In Hierarchy it takes just one manager to define a strategy or a goal. Then the manager can find a way how to sell his strategy and how to motivate people to implement it. With all the good will, people understand the same message in different ways, so the manager is still needed to monitor and correct implementation direction. The hierarchical system makes it easy to make a decision, but to turn the decision into a reality that is in line with the goal, the manager is needed. If the manager leaves the environment for any reason, the end result won’t be what he envisions, or the entire strategy will be abandoned.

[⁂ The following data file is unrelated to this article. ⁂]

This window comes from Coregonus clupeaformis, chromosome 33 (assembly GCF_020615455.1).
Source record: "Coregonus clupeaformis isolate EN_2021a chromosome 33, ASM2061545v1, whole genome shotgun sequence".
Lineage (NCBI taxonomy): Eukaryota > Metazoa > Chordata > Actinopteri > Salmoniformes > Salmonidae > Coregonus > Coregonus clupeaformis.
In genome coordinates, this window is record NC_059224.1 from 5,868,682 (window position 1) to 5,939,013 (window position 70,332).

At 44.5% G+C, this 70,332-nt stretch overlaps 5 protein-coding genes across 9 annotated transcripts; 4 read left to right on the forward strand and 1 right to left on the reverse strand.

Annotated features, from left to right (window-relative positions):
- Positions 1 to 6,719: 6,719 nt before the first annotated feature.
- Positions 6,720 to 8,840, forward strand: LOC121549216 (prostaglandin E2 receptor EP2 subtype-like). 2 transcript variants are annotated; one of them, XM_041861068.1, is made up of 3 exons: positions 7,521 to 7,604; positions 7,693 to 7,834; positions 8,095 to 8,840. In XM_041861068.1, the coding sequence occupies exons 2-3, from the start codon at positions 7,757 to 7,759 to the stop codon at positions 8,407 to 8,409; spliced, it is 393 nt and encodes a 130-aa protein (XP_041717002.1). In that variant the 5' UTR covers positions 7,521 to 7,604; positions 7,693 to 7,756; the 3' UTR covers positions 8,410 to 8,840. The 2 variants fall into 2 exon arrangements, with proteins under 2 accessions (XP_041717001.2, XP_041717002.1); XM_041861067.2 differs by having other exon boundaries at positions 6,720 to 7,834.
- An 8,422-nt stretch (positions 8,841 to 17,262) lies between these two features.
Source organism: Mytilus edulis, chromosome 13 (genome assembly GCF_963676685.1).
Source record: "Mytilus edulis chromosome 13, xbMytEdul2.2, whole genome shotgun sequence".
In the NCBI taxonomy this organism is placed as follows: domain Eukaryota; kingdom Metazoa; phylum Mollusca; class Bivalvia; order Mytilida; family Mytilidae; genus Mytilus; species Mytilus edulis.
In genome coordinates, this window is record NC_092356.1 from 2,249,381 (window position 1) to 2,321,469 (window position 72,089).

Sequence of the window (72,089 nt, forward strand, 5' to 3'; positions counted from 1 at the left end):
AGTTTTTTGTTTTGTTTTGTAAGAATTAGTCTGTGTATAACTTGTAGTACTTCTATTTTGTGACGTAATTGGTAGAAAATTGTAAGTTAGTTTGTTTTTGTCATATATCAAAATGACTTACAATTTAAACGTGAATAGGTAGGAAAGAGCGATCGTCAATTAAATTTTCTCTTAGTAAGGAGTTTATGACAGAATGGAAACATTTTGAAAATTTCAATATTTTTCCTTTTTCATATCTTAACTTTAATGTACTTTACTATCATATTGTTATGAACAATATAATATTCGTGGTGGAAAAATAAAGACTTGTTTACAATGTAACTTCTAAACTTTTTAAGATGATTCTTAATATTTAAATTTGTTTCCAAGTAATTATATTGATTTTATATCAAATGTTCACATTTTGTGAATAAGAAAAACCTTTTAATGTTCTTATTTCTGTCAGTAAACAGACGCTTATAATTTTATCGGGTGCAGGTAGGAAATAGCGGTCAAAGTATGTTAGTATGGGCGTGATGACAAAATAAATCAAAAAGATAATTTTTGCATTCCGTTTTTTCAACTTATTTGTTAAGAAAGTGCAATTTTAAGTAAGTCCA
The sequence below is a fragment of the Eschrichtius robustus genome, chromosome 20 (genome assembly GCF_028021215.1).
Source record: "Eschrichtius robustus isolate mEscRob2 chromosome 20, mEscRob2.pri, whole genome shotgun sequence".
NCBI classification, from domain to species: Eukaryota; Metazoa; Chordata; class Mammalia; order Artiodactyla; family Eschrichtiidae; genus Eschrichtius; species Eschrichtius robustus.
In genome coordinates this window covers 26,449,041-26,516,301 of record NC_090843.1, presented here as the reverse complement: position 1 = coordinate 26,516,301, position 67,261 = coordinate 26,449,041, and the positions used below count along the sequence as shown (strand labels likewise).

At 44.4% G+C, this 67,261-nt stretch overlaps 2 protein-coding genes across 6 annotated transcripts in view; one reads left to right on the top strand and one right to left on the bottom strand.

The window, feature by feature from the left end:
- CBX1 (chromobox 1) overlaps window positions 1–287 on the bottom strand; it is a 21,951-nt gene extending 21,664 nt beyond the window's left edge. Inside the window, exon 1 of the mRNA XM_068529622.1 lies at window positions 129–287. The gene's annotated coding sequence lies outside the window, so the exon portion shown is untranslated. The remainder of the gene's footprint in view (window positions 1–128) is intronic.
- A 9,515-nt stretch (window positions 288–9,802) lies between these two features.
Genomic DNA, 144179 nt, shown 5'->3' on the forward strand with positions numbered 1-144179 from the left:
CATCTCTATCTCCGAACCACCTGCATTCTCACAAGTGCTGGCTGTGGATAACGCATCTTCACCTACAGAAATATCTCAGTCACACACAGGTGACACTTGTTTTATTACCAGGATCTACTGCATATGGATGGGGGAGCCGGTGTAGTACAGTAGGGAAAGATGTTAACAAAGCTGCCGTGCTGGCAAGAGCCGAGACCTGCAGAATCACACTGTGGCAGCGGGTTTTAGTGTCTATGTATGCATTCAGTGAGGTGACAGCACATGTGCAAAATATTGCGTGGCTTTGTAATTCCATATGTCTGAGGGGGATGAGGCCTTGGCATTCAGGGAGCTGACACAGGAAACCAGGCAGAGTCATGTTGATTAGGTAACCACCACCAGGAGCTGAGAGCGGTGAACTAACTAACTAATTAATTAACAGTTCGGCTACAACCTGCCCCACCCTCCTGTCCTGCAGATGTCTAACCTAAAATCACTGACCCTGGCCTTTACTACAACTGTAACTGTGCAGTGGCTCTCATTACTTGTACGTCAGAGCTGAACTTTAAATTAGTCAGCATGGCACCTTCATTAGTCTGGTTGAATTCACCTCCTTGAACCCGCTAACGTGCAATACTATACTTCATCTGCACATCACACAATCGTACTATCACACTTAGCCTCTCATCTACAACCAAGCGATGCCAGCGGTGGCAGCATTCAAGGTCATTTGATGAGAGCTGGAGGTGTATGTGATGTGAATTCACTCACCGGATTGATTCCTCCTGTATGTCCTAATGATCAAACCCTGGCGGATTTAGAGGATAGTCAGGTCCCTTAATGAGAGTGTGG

Defining a goal or a strategy in a management system without managers will be a longer process than in hierarchical system. Identifying a strategy will involve more people with a different perspective of reality and different thought processes. When a group agreed upon a new strategy though, they will execute it in a way that the result will depict the original goal. Event if overtime the entire team will change (not at once), they will reach the common goal.
Like all of you I’ve seen and experience all the time, a new direction dictated by any authority (supervisor, manager, executive) just to be overwritten by a new authority after several months (in the good case). Letting groups manage themselves and organize themselves is a better long-term approach than getting short-term solutions that will be replaced by a new short-term initiative.